Monday, December 15, 2008

Answering a clarion call?

I wrote this in 2003 when I flirted with the idea of joining one of the local think tanks. Needless to say, I didn't join any such outfit. I just re-discovered this when I was doing my virtual housekeeping. I must beg your pardon in advance for the sophomoric quality of the piece. It was written with male bovine droppings in mind...
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An advertisement by Malaysia’s foremost think-tank that is written in a robust and forward-looking manner resonates with non-indolent Malaysians. The challenge of preparing a hasty manifesto, a veritable wish-list of things one wants to see happen … it IS a challenge. Let’s see how this thought process pans out.

I’m sitting in the study surrounded by books. They are, in many ways, the sum of private reading over the past 23 years of my 41 years of existence. There are books written by Americans that reflect a long fascination one has with the post-World War II era of Pax Americana.

Many of these books focus on the biography of John F. Kennedy, the ones written during the man’s life and in the aftermath of his death having varying degrees of hagiographical slant. Latterly, the focus appears to be directed at the tawdry details of the man’s personal and sexual proclivities which suggests two things about contemporary America; the first, being the “dumbing down” trend of sensationalism and the sheer ennui of American suburbia.

This offers a market to authors who produce pretentious dribble to satisfy the wanton fantasies of suburban American housewives. The second, a more sinister one, suggests a conservative Republican illuminati of sorts that has a singular desire to destroy the most potent symbol of erstwhile American liberalism, JFK the man and the Kennedy clan as a whole.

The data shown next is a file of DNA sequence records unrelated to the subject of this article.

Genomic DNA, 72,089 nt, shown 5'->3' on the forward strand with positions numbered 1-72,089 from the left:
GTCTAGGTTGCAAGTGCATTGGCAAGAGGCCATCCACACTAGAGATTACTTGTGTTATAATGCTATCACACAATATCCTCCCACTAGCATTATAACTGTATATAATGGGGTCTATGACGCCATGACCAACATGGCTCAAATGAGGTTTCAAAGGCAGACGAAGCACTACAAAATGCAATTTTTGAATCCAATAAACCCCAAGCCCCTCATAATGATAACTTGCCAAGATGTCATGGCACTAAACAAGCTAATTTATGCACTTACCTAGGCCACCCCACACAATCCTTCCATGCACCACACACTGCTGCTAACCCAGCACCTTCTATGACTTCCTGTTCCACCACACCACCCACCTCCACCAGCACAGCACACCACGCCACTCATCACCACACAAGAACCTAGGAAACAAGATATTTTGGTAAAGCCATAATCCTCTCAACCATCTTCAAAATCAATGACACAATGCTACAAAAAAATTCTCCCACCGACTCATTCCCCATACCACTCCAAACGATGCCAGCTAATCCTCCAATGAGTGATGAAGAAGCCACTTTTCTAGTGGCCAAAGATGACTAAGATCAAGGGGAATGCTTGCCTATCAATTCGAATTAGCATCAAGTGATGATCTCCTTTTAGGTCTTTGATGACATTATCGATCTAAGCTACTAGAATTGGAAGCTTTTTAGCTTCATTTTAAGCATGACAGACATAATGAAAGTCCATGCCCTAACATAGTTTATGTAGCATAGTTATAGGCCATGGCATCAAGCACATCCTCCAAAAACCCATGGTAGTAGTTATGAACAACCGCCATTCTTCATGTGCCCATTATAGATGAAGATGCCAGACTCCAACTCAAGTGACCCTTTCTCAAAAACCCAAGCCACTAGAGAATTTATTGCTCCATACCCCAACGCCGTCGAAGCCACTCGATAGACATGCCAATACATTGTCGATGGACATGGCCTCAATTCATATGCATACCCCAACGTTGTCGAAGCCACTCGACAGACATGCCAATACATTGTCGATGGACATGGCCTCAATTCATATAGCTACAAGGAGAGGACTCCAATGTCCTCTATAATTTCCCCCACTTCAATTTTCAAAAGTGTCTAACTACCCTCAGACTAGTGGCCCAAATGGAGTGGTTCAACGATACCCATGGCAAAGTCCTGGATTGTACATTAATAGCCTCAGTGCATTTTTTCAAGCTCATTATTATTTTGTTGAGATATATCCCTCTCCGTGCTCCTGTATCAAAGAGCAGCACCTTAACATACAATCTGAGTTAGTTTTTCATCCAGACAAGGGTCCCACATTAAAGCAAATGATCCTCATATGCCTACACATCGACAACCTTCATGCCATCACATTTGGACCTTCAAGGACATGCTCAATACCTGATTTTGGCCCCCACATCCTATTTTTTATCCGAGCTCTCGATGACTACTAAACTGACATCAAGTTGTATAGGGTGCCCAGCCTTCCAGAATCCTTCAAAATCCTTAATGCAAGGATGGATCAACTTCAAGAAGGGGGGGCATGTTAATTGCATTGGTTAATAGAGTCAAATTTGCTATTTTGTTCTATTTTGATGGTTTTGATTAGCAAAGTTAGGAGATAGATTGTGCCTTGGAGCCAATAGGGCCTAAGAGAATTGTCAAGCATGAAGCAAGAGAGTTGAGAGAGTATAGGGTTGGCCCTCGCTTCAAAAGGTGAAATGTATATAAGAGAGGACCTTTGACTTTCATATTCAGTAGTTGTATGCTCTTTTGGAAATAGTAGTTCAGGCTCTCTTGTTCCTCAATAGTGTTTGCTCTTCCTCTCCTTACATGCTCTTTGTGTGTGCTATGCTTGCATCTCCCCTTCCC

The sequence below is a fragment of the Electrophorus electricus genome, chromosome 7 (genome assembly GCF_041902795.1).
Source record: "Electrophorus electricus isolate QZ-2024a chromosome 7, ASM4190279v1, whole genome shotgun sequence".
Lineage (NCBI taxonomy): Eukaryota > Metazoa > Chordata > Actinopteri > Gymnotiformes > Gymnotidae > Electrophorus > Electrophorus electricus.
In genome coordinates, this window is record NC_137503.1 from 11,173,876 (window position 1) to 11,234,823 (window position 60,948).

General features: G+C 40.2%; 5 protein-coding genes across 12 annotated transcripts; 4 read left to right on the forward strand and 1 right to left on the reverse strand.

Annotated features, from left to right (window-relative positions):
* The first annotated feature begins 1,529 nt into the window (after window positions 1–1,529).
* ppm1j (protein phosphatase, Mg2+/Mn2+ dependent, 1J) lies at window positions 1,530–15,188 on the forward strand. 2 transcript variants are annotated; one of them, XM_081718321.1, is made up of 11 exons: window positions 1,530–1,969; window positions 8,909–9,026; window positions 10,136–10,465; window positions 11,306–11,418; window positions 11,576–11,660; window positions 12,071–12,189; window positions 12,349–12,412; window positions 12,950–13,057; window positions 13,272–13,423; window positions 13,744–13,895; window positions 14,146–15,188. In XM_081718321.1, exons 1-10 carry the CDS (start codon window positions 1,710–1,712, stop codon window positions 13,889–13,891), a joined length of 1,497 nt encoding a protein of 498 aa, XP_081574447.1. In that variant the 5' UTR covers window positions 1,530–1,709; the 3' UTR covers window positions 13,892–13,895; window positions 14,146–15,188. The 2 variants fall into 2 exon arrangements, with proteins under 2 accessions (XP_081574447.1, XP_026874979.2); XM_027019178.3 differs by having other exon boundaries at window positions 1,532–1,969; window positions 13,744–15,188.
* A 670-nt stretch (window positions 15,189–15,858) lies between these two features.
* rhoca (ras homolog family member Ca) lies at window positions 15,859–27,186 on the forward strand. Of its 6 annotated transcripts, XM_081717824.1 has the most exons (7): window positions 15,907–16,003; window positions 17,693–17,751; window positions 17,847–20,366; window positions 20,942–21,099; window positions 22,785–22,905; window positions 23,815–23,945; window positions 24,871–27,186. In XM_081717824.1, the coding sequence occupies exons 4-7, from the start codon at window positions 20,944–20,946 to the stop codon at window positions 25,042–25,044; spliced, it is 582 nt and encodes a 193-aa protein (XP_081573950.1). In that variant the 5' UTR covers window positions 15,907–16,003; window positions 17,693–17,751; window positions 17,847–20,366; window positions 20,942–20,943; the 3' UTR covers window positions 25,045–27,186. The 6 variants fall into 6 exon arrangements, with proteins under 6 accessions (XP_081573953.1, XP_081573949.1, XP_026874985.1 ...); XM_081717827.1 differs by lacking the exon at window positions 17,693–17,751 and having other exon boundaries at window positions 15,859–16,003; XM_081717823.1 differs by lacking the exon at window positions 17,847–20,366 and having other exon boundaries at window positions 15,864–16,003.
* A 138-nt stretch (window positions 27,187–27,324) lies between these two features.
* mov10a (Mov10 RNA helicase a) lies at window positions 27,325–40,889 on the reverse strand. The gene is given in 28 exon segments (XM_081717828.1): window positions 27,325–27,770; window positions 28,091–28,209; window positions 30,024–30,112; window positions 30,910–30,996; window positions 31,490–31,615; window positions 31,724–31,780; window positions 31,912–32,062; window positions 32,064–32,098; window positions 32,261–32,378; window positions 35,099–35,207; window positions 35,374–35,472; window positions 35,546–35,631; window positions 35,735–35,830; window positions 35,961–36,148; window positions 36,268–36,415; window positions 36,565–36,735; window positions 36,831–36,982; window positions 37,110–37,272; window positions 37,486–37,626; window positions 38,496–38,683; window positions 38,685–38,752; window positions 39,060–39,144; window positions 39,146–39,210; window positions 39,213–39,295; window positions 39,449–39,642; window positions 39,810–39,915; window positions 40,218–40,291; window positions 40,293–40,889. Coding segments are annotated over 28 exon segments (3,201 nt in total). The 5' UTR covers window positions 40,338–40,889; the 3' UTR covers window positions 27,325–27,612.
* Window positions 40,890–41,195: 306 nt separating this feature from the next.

One recalls the sheer doggedness with which Bill Clinton’s tenure was tainted by allegations of sexual and financial waywardness. Clinton was, it must be remembered, able to parlay an 18-year old’s handshake with JFK into a passing-of-the-torch symbolism that resonated beyond loyal Democrats. It is possible that this same grouping fostered the attacks by the US on Afghanistan and Iraq.

Another set of books (almost mandatory for “thinking” Malaysians) are devoted to politics and economics in Malaysia. Many recent acquisitions are on Sarawak. The book that stands out would have to be Gordon P. Means on Malaysian Politics.

Together, the early collection of this category of books generated an adolescent’s impulse to become a lawyer (because politics and policies, in the end, become legislation and, legislation are laws; thus who can better understand the process but a lawyer; or so, the young man thought).